Someone will counter with the argument: “Yes, but they could have instead invested that $40,000 and watched it grow at 12% ROI in mutual funds all those years on the road to millions.” No, they couldn’t have. For starters, most of them did not have $40,000. They might have had enough (with help from parents) for a 25% down payment on a $40,000 house. There’s a big difference. Even assuming they could get 12% over 40 years, and that it didn’t get wiped out in a stock bubble, it doesn’t come anywhere close to doing as well for them as buying a home did. Plus, then they would have had to rent, and would not have had the benefit of all that extra disposable income to invest in the years subsequent to when rent outpaced the mortgage payment they could have fixed, because their housing expense would have continued to increase at a comparable rate to their income.

Moreover, if they had invested the amount they originally put down on that house, the net value of that cash asset would still not have equaled what their home is worth today because their home, even if it appreciated at a lower rate of return, was gaining ground on the full value of the leveraged asset, not merely on the amount they had invested. If I put $10,000 down on a $200,000 home, I’m going to net much higher gains at a nominal rate of appreciation than investing that same $10,000 would at a phenomenal rate of appreciation. In other words, I’d forego the 12% rate of appreciation on $10,000 in cash, for the sake of getting a 4% annual rate of appreciation on the $200,000 house, and have more money to invest in stocks or mutual funds in subsequent years because I’ve fixed my housing expense as a hedge against inflation.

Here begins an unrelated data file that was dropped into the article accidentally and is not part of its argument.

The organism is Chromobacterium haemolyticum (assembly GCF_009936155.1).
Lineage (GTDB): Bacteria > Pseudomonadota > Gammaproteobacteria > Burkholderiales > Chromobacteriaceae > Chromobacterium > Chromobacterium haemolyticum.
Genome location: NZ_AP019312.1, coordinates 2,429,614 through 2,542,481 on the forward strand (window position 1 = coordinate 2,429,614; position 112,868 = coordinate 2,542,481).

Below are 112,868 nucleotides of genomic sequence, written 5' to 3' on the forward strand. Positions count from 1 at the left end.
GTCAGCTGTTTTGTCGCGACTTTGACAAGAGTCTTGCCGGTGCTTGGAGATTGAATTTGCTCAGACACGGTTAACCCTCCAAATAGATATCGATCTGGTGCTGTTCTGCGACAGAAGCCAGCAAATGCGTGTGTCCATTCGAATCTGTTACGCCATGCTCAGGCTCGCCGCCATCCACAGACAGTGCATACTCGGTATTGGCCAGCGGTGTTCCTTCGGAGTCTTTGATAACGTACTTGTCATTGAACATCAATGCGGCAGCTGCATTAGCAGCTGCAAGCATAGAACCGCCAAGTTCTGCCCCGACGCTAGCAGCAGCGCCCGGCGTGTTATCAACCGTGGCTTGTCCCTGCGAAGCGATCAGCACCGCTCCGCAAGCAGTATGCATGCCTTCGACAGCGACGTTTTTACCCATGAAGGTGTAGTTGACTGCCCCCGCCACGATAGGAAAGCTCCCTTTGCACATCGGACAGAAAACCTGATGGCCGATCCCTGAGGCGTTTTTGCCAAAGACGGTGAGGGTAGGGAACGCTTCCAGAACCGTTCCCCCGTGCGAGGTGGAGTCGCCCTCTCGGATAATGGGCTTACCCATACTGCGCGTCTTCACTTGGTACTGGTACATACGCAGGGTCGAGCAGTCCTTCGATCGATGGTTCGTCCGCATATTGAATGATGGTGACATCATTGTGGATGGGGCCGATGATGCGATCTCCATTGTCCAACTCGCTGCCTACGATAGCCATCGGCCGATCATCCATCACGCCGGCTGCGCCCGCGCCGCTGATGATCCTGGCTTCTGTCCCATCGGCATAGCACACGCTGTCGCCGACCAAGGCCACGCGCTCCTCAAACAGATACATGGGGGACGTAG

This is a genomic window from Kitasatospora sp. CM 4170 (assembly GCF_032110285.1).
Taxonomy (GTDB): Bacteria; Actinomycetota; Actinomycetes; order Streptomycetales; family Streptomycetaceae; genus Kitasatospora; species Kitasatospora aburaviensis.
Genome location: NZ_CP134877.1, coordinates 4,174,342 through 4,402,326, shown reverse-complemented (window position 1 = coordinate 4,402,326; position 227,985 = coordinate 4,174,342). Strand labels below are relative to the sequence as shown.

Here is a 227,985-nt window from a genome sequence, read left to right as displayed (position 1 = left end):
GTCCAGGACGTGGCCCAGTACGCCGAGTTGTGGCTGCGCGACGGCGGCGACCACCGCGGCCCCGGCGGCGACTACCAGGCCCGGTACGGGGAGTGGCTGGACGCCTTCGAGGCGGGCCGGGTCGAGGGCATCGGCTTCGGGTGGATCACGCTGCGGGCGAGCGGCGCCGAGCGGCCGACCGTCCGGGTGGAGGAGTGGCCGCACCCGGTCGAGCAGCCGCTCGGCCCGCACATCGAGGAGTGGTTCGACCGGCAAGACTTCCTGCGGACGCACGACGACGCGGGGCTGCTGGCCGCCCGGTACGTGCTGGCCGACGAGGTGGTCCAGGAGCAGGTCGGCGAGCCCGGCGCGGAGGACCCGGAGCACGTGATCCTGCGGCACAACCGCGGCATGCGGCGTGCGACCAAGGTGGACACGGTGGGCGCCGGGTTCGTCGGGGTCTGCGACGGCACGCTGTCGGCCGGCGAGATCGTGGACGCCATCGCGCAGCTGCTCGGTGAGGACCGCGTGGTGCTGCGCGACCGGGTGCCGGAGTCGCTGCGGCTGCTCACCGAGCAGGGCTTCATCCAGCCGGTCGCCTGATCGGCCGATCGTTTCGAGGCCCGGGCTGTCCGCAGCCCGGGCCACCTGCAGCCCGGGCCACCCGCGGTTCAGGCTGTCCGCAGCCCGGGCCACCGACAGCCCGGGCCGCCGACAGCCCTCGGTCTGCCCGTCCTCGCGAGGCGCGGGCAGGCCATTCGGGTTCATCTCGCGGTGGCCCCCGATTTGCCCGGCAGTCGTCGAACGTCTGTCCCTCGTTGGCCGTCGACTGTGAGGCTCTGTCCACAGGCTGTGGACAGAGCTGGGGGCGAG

So, at the end of the day, is a house a good investment? In a very real sense, no. Let’s look at that $200,000 house. Assuming a long-term average rate of appreciation of 4%, that house might be worth $662,000 in 30 years. If someone takes out a $190,000 mortgage on a $200,000 house at 6% interest, they will end up putting $420,000 into that house over the same span of time. $420k invested to yield $662k over 30 years is a pathetic rate of return of 1.52%, which is illiquid, only converts from unrealized to realized gains when you sell, and that’s before you factor in taxes and maintenance. Nothing to write home to mom about.

That being said, now entertain this more accurate way of looking at it: It’s inappropriate to ask whether or not a home is a good investment. It’s a false question, akin to exploring whether or not food is a good investment. Housing is a basic necessity that one has to pay for whether they own or rent. In that sense, home ownership is a “bad” investment, if one insists on calling it an investment at all. And rent would be a far worse investment by that standard, involving not even nominal gains, but rather a negative return (i.e. the loss of 100% of your principle invested each month). But the case I make isn’t that either is a good investment. Rather, that a mortgage, under the right circumstances, can be an effective inflationary hedge against the rising cost of housing, allowing someone to “fix” their housing cost (or lower it, relative to inflation), so that they can soon pour more money into other, better forms of investing, while at the same time reducing their monthly liabilities for their retirement years.

Exposing the Exposé

Living through a major media story from an industry-insider’s perspective has been eye opening to say the least. Going forward, I will be much less quick to pass judgment on the major players that get “outed” in a media exposé. No doubt there has been a plethora of unscrupulous activity that has contributed to this present credit crunch, but these days I tend to fantasize about writing a book looking at the day-to-day operations of the mortgage business—from the perspective of those of us on the street level—in order to set the record straight.